Thursday, May 13, 2010

Garden Buddies, Last Frost Date

Well my garden buddies, we are past the last frost date. Now's the time to begin prep work on your warm weather veggies. Some years you can plant them out now. Given the cold-rainy ickiness that we've had for the past week, I would recommend you let things dry out at least a week before planting out. Tomatoes and peppers and eggplant, they all get really sulky in cold wet soil. It's much better to wait until things are really warm than to push it and send them all into shock.

But, you can start putting them on your porch during the day, and gradually start acclimating them from greenhouse conditions to garden conditions. They have to get used to things like wind and real sun and that is easier done when you can bring them back inside at night or during inclement weather. You can also start prepping the soil where the warm weather transplants will be set. Aerate the soil, with a hoe or a fork, add some compost, knock down any large weeds. If you want it really warm and toasty for the transplants you can pin down some black plastic to solarize the soil. (I don't, but some recommend it.) You'll want some sort of mulch on hand for when you transplant tomatoes. The best way to keep them disease free, (Dad wisdom here) is to never let the leaves get wet or muddy. Straw works, landscape fabric works, but have it ready so you can put it around the transplants as soon as they go in.

Beans can probably be planted as soon as the soil is dry enough to work with. But, if you prefer to plant by moon sign, I'd wait another week or two until the moon is waxing again. If you don't want to have to deal with trellis or poles, I highly recommend bush beans. Unlike the pole beans, bush beans will harvest in waves, 2 most years, 3 in an excellent year. This makes picking easier as you don't have to search every day for beans hiding in trellis, just watch the section and pick the whole thing once or twice.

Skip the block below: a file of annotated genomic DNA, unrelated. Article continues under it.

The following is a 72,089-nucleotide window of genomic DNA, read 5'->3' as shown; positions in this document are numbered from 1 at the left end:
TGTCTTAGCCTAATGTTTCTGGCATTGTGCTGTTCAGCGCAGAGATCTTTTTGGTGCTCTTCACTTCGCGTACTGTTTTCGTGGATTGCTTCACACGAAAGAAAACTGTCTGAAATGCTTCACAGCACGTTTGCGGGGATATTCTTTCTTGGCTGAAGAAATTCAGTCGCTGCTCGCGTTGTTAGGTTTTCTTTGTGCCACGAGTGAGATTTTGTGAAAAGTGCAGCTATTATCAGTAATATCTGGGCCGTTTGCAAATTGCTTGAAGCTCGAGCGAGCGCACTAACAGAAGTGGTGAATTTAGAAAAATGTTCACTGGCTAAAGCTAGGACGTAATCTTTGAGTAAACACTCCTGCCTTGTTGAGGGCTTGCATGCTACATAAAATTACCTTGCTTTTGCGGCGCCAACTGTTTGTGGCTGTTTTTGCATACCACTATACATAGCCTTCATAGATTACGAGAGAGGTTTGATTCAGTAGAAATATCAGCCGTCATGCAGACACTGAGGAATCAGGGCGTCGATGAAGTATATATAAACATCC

Lettuces and other greens should be a few inches tall at this point, if not larger, with several true leaves and no flowers. Now's a good time to side dress them with some nice compost or worm castings, and a good time to nip weeds before they get out of hand. (If you have lambsquarters, chickweed, dandelions or purslane I'd recommend you leave them as they are just a nutritious as the lettuce and spinach you planted.) If you've got small little lettuce plants that are already sending up a flower stalk, that means they got stressed somehow and are "bolting," going to seed, and will probably be bitter.

Other things that should be up and going strong: Potatoes, onions, peas, garlic. If something isn't up by this point, I would recommend you dig down and do some investigating. It might be that the plant rotted, or didn't root right or was damaged somehow. Plug the holes with spare plants if you have them, or random plants/seeds. No need to let good real estate go to waste. Garlic and Onions will appreciate a nice layer of straw, to help keep all the nice rain from evaporating away. I usually don't put it on before the LFD because I don't want things to rot.

Carrots, Radishes, Parsnips, Kale, Turnips, Kohlrabi, these are all things where you might have started some a couple weeks ago and they are up in baby leaves, or you can start some now. These all do well with succession planting, so if you want, leave some room to do another row in a couple of weeks. Also set aside some seed to do a planting of these at the end of summer for fall harvest.

Cabbage and broccoli transplants can go in any time now. I highly recommend you cover them with some row cover or Reemay. In our area Imported Cabbage Moths will lay eggs on brassicas and their cute green babies will eat them to lace. A simple row cover over the plants will keep those pretty white mamas off your tasty brassicas. It also serves to ease the transition for those transplants, lessening the sun glare and temperature swings and wind exposure.

There you have it. Get out there and garden! The moon is almost new, which is a great time to transplant. Greens and lettuces and peas should be harvestable in a couple of weeks if they aren't already. Veggies are coming! I can hardly wait.

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